Is Innovation with a capital I an absolute good? And for who? Seeing that ecological modeling has been applied in Game Theory for a few decades now, as well as in Evolutionary Psychology, how about modeling innovation as a vaccine. And what is a vaccine if not a small dose of a virus?

Of course innovation is a virus, isn’t it? And just as we don’t go injecting ourselves with every latest pandemic just to see what it would do to our immune systems, could it be that some discretion and discrimination with respect to any given innovation is not a bad thing? You aren’t a neo-Luddite if you ask about the dangers of Jumbo-sized Drones carrying your entire family across the Atlantic, for example.

But there is a high-priesthood of innovation that snarls and hisses at any attempt to curtail their thought experiments made into goo, or plastic, or metal. You’re a truck driver following that long white line? Worried about driverless cars and trucks? Who cares, statistically speaking you are a (somewhat) aging cohort who will fade away, like the organs of the state in, say, the Soviet Union.

You’re a parent worried about the lack of background checks on Uber drivers, seeing your daughter takes taxis or Ubers to and from soccer practice? Don’t be a Luddite! It’s all good! All innovation is great! And you’re just dumb, middle class parents anyway, so shut up.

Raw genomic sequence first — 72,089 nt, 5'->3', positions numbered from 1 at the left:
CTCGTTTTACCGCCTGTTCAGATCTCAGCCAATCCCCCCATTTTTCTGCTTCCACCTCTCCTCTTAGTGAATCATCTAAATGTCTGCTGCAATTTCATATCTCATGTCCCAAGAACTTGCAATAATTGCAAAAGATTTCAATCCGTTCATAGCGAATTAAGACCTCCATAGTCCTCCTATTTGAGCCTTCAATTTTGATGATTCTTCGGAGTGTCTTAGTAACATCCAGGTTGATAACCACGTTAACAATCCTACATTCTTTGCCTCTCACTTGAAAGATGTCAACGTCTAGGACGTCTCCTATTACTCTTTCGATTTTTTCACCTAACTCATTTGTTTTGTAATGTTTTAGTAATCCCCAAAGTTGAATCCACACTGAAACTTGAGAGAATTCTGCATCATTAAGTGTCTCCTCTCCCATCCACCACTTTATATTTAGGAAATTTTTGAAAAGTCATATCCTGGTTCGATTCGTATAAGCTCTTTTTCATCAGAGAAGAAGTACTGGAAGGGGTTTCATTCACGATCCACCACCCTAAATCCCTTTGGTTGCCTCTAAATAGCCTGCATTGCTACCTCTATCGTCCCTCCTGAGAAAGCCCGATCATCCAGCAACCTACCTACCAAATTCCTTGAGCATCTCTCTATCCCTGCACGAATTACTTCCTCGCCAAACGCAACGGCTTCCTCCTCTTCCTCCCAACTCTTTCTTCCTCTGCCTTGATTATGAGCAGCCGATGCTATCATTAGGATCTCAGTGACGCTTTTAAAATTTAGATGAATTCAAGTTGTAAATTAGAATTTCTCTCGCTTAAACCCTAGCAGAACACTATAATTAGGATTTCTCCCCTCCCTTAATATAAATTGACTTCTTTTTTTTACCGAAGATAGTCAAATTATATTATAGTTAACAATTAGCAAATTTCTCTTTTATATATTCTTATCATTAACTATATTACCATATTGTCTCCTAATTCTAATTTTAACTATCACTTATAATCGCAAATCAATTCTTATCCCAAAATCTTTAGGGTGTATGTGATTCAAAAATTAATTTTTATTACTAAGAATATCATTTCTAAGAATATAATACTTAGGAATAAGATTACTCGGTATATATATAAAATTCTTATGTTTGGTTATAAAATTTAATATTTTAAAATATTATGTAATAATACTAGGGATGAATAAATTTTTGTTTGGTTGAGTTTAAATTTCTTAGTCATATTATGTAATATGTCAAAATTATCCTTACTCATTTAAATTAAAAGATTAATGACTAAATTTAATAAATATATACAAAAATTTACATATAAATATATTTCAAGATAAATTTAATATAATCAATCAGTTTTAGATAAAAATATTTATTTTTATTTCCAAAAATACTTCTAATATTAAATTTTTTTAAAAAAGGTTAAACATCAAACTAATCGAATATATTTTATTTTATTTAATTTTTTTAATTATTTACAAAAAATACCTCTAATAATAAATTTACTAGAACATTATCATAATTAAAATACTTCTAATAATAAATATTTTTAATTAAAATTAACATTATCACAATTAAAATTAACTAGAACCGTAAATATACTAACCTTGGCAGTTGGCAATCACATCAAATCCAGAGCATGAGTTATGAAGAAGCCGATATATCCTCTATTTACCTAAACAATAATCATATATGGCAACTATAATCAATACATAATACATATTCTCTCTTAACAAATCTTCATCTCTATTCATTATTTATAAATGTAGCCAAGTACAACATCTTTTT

Ah, but if you’re someone who enjoys a little recreational sailing in a third-hand boat you picked up at a bargain and lovingly refinished in your driveway over an 18-month period. Driving your family crazy. You know what’s coming? Unmanned ships, brought to your harbor by the Advanced Autonomous Waterborne Applications (AAWA) initiative. With Rolls Royce as a big promoter and potential benefactor. The goal? Get rid of all those expensive and unsightly crew members. Less space needed and less human-centric systems to house in your new AAWA-ready ship. And more cargo space.

Imagine. Some operator in England or Hong Kong or Bangalore misses a keystroke and the enormous cargo ship entering Chesapeake Bay increases rather than decreases speed as you try to get your beloved little sailboat the heck out of it’s way. The operator realizes his error and shifts course – right into you and your boat. One less neo-Luddite crowding up our not-yet-smart-enough planet.

We are at the stage where a reasonably careful consideration of each major innovation’s benefits and costs to society – that means people by the way – is undertaken. By legislatures and courts. There will continue to be many innovations that are a net positive. But let’s at least allow – through the courts or the legislature – them the opportunity to show they’re worth the risks if they are clearly going to disrupt society in a major way. Call me a Luddite? Think that it’s overworked, distracted, texting drivers, operators, pilots etc. who are the real problem? Careful for what you wish.